Running their own lives

September 15, 2017
A woman sells smoked fish at a market in San Pedro, Côte d'Ivoire. UN Photo / Ky Chung

By Michele Learner

Rebuilding devastated communities for resilience also means strengthening governments so that they can meet the needs of their people. “That's an important dimension of [our] work. We do work closely with governments to ensure that they're providing the services that are ultimately required,” Michelle Nunn, chief executive officer of CARE USA says in a video, “Rebuilding for Resilience“.

Ultimately, governments and development agencies must ensure that families have ways of supporting themselves. Not just one, but several options. Nunn mentions, for example, a CARE program for smallholder women farmers in Ethiopia that trains and supports participants in cultivating honey and crops that are more resistant to drought. It also models how to start a group savings program that can provide credit for members to start their own businesses.

In Niger, a few dozen women started a similar lending program, Village Savings and Loan, 25 years ago.  “It’s grown to now 400,000 women in Niger,” Nunn says, “and half of the women that are elected to political office have been a participant in this program. That's the kind of long-term change that we're looking for.”

Ultimately, what enables countries to recover from hunger emergencies and famines, is the strength and perseverance of individuals, families, and communities. All over the world, most people, but particularly those who have survived severe hardship, will seize opportunities to improve their lives and “run with them.”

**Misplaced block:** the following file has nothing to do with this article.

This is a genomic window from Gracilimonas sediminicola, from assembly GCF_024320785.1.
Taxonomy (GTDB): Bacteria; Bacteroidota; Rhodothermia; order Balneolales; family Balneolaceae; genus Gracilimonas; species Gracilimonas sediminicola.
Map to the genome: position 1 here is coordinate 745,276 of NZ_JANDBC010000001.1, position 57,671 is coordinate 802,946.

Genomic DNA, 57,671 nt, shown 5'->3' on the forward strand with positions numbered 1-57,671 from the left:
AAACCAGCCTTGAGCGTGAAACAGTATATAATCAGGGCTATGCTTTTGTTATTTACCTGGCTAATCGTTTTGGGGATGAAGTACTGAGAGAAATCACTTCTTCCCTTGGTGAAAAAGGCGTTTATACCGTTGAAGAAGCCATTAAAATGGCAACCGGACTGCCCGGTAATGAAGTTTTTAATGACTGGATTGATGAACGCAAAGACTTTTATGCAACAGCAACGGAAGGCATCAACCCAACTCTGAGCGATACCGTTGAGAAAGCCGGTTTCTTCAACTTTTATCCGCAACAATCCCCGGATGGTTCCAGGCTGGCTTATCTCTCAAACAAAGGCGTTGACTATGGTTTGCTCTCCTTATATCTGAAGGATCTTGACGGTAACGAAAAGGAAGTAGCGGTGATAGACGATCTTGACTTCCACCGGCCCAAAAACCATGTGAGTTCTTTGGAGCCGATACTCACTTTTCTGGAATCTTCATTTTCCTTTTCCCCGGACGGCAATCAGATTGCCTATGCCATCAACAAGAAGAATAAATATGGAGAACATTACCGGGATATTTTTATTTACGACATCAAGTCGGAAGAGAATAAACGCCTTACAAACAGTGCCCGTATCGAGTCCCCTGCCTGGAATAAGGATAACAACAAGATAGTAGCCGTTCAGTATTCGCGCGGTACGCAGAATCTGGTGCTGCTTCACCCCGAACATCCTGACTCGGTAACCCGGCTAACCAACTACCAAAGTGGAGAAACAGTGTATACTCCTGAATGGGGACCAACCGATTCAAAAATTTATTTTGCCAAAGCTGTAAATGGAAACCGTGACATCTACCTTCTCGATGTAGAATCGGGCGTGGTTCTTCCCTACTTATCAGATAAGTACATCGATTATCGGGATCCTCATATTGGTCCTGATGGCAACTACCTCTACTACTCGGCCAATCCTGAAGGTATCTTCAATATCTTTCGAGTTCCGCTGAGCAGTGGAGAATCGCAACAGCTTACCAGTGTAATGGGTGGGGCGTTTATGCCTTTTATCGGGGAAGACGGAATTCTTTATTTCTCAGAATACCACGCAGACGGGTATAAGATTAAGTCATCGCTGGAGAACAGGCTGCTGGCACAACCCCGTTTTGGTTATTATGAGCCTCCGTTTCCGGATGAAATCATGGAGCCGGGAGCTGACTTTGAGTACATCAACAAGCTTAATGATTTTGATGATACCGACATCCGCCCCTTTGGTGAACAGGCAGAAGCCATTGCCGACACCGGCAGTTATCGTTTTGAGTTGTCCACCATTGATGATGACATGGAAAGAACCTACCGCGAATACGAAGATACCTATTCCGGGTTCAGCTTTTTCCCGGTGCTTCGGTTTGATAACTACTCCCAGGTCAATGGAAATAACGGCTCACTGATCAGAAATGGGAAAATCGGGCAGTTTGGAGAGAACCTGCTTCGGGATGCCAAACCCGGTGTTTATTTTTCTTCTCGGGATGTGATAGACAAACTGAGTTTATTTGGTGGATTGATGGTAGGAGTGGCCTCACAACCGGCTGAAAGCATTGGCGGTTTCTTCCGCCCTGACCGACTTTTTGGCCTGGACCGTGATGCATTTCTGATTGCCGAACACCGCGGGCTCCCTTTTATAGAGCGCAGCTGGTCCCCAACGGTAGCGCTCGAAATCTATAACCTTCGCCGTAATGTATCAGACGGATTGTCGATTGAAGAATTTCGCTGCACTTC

Nunn mentions a number of particularly determined people who were born in absolute poverty, but have nonetheless made a better life for themselves and in improving the lives of people around them.

One of these people is Salamatu, who lives in Cote d’Ivoire in West Africa. She is from a poor rural family. At the age of 13 she was married to a man over 60. She had four children by the time she was 20. Nunn recalls, “she did not have enough to eat any day of her life, and she had one outfit that she would wash and wear wet the next day.”

Salamatu joined a village savings and loan program that CARE staff mentioned to her, and she soon started a very small business selling salt. Over time, she expanded her business into one that generates enough money to support herself and her children, and to send them to school. But beyond this, Salamatu went on to help start 3,000 additional savings and loan programs in Cote d’Ivoire.

“Think about the impact that Salamatu has had with just a tiny bit of support,” Nunn says. “I take heart in the belief that we have extraordinary people with resilience and strength around the world who, with a little bit of help, can become force multipliers.”

The world in 2017 is facing unprecedented numbers of people at risk of starvation, forced from their homes and farms, or both — at least 81 million, including millions in four countries facing the worst famines since World War II. Without question, the global community must respond to deaths and suffering on such an unimaginable scale — and prevent such catastrophes in the future.

Can we? Nunn is unequivocal: “We have the capacity to multiply our impact to realize the scale that's before us in terms of ending hunger, and we can do it with the right investments and with the will.”

Michele Learner is associate editor with Bread for the World Institute.

What enables countries to recover from crises is the strength and perseverance of individuals and communities.

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